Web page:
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  5. slurper_la

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    willtom - I'd like to pair off with you

    :tongue:
     
  6. dreamer20

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    I should hope those scholars would always remember America's first "homosexual community" was present before the Europeans came to establish colonies, kill and enslave indigenous persons and repressed homosexuality::cool:

    PRIDE AND PREJUDICE: Homosexuality - NI 201 - What your dreams make you

    From: Rae Trewartha's What your dreams make you:

    Native Americans not only accepted lesbian and gay people, they also respected them as
    prophets, hunters or healers...

    For the colonizing forces the prevalence of homosexuality only served to reinforce their belief that they had a divine right to destroy Native American culture and its peoples. Only tribes which have had little or no contact with European civilization have been able to retain their sexual diversity...
     
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  7. D_Ireonsyd_Colonrinse

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    Jason, I don't think anyone could argue that homosexuality was openly accepted in early Jamestown. Kramer, in his weirdly provocative way, is being outrageous. He's not trying to paint a picture of a Jamestown colony comparable to San Francisco's Castro District in the early 1970's.

    Sodomy laws were on the books in England. Homosexuality was no doubt unspeakable & despised.

    I think some authors are just speculating (with good reason) that what might have happened in the early 17th-century in all-male Jamestown is what might have happened between a shipful of sailors on a 6-month voyage.

    No flags and marches and leather. Just guilty, furtive (commonplace) sex between men... between the occasional indian woman. I'm not sure how much of this secret activity might have been committed to letters or diaries.

    (Near the late 1800's, a lot of Oscar Wilde's homosexual escapades were committed to letters and diaries, but, London seemed to have a secret deeply underground homosexual community of artists by then)
     
  8. B_Nick8

    B_Nick8 New Member

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    Happy 1,000th post, Will. This isn't quite your usual pithy style, but it's fun.
     
  9. Bbucko

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    But the behavior antedated the label, of course.

    Same-sex attraction has been around longer than Homo Sapiens Sapiens; it's an essential part of our makeup. There's been a body of research that shows that Lincoln had a sexual relationship with another man when he was young. Calling it an "affair" is a matter of cultural perspective, for sure, but whatever it's called now can't diminish what it was then, nor what it meant to Honest Abe and his bed buddy.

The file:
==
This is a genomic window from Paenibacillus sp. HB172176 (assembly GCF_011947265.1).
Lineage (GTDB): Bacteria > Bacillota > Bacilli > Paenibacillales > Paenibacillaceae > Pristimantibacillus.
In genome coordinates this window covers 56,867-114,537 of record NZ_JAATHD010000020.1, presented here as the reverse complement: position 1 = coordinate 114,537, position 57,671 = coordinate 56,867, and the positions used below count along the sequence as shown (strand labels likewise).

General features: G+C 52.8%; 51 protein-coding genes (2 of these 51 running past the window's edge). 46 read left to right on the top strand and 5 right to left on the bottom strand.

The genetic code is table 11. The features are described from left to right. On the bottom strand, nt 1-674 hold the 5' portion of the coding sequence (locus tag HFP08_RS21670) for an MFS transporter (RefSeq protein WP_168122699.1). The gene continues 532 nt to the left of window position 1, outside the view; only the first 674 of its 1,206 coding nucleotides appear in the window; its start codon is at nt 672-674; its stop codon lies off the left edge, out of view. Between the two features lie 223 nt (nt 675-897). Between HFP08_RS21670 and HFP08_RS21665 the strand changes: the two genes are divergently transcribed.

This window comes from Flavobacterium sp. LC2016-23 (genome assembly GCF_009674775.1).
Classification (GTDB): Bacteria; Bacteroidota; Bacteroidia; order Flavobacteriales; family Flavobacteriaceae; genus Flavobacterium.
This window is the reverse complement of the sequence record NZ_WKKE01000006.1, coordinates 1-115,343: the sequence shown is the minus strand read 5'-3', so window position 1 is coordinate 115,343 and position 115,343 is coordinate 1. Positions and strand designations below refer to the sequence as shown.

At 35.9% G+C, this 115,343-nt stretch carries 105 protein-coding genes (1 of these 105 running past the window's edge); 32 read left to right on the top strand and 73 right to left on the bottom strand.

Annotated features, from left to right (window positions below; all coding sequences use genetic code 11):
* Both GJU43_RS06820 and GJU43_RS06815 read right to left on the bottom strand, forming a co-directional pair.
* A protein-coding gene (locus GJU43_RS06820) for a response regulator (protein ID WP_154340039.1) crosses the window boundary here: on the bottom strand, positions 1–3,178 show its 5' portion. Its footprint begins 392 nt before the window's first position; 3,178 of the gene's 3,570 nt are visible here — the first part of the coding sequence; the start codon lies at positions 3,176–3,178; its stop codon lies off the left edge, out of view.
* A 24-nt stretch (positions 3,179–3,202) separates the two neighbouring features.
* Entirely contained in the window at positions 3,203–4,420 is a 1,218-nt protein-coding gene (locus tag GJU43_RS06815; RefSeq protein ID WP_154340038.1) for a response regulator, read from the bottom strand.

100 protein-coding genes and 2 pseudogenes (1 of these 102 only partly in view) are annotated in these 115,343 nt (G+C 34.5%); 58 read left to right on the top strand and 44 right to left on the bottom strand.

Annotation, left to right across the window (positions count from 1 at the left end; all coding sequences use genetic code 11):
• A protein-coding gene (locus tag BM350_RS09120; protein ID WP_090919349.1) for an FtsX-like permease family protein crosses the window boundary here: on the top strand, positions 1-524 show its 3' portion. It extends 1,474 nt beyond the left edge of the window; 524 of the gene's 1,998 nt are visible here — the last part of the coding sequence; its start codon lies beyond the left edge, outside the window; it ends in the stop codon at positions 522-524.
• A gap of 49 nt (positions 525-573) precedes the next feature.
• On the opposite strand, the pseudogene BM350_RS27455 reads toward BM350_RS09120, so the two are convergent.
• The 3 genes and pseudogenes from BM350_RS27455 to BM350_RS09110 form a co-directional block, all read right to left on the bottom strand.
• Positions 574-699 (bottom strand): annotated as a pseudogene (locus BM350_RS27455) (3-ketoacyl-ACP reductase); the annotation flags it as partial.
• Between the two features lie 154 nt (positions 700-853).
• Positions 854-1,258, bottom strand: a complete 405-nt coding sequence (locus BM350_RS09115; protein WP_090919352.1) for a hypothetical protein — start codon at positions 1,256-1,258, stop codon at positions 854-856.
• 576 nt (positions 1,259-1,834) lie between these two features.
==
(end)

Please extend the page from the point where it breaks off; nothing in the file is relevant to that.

I'm intrigued by this topic. Thanks for posting it, WT.
     
  10. MarkLondon

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    Presumeably the original settlers were aware there would be no (european) women there, so there may have been some self-selection going on?
     
  11. midlifebear

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    I think Kramer needs to investigate how many sheep were kept by the fine gentlefolk of Jamestown. You can do more with sheep than just card yarn and make sweaters. :smile:
     
  12. D_Ireonsyd_Colonrinse

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    For many years gay activists have been claiming Alexander the Great as one of "our own". Gay activists have been claiming David Bowie and Mick Jagger and Cary Grant and Johnny Weismuller and Marlon Brando and even Al Pacino as one of "our own".

    As Bbucko noted, many gay activist/authors are now claiming Abraham Lincoln as "our own" (along with a couple founding fathers). And Michelangelo Buonarroti and Da Vinci as "our own".

    Now, in this attempt to further uncover any gay activity that's been camouflaged by history, Larry Kramer is now claiming the early years of the Jamestown Settlement as "our own".
     
  13. Wntabigone

    Wntabigone Member

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    I have read of similar attitudes and activities within the all or mostly male camps of the California Gold Rush. Men lived together as partners while mining for gold, but also made homes together. And there are those paintings or pictures of men dancing with men (the "females" had a red scarf around the neck or somewhere to identify that they were the female dancing partner). Even though the pictures may be for humor, I read that this did happened. I think that it is reasonable to think these arrangements would have been made often in world history in many circumstances, no matter what the religious or cultural laws dictated. So, why not Jamestown?